Non-profit

Abelard Foundation

Website:

abelardfoundation.com/

Location:

NEW YORK, NY

Tax ID:

13-6064580

Tax-Exempt Status:

501(c)(3)-PF

Budget (2015):

Revenue: $906,413
Expenses: $530,472
Assets: $5,758,024

Formation:

1959

President:

Travis Buck

The Abelard Foundation is a left-of-center family foundation created by Albert B. Wells and funded with profits from the American Optical Company in 1958. [1]

The Foundation makes grants to left-of-center nonprofit start-up organizations that seek to build political power in support of left-of-center social policy. Abelard makes an average of 15 grants per year, ranging in value from $8,000 to $12,000 each [2] The Foundation has made grants to several left-of-center organizations, including the Minnesota chapter of the Council on American Islamic Relations (CAIR), the Transgender Law Center, and the Movement Strategy Center (MSC).[3]

History

The Abelard Foundation is a left-of-center foundation that provides seed funding to community organizing groups that work to implement left-of-center social policy. [4]

The Foundation is the successor to the Albert B. Wells Charitable Trust, which was established in 1950 with the wealth created from ownership of the American Optical Company. [5] In the 1960s, A.B. Wells II assumed leadership and shifted the direction of Abelard Foundation to providing “seed grants” for left-of-center organizations. [6]

Wells later founded the left-of-center Common Counsel Foundation (CCF), a foundation that supports community organizations focused on left-of-center social policy implementation, and the Windcall Institute, an organization that provides wellness retreats for leaders of non-profits. [7] [8] [9]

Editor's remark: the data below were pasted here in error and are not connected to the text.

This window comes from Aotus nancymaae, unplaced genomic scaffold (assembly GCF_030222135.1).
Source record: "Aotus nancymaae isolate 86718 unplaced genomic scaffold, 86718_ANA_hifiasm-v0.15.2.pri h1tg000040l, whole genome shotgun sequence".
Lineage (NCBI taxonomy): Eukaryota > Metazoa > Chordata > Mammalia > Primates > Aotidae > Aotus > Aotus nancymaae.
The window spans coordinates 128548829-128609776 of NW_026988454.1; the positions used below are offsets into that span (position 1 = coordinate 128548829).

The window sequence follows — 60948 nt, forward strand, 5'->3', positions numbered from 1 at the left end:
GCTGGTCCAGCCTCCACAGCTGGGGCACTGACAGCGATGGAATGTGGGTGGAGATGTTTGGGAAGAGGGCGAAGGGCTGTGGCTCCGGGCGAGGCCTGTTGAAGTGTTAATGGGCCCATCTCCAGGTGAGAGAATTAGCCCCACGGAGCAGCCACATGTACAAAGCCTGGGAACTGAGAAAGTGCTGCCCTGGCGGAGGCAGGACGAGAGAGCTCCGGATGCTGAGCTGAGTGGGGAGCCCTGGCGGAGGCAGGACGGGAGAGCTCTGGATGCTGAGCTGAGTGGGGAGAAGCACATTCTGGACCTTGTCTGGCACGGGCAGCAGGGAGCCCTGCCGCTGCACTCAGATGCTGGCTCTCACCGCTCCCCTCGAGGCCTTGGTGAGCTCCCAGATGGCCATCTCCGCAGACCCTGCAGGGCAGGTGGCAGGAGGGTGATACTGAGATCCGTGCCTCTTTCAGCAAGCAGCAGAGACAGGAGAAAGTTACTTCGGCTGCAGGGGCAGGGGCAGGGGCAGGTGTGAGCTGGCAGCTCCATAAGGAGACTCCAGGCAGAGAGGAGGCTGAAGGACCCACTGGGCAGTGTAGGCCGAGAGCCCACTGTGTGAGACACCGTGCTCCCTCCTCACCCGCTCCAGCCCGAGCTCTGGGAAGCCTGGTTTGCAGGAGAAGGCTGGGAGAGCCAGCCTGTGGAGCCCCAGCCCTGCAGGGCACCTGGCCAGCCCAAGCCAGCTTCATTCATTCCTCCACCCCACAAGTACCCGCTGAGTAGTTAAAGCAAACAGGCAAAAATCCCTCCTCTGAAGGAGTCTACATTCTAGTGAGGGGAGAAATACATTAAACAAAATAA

Organization

The Abelard Foundation operates East of the Mississippi River as Abelard East and West of it as Abelard West. Abelard West is managed by the Common Counsel Foundation (CCF). CCF also manages the Acorn Foundation, a group that funds startup environmental nonprofits; the Grassroots Exchange Fund, a grantmaking organization that supports left-of-center collaborations between social impact and environmentalist organization; the Social and Economic Justice Fund, a CCF project that seeks to fund left-of-center local coalitions; and the Still We Rise Fund, a project which organizes ethnic minorities, women, and LGBT individuals to support left-of-center social policies. Abelard East is controlled directly by a board of directors. [10] [11] [12] [13]

AFI is a signatory of Philanthropy’s Promise, a project of the left-wing National Committee for Responsive Philanthropy. The statement pledges AFI to committing 50% of its grants to underserved communities and 25% to advocacy, community organizing, and civic engagement efforts. [14]

The organization makes about 15 annual grants ranging from $8,000 to $12,000  to groups seeking to build political power to support left-of-center policy implementation. Grants are one-year awards with the opportunity to renew for a maximum of three years. [15]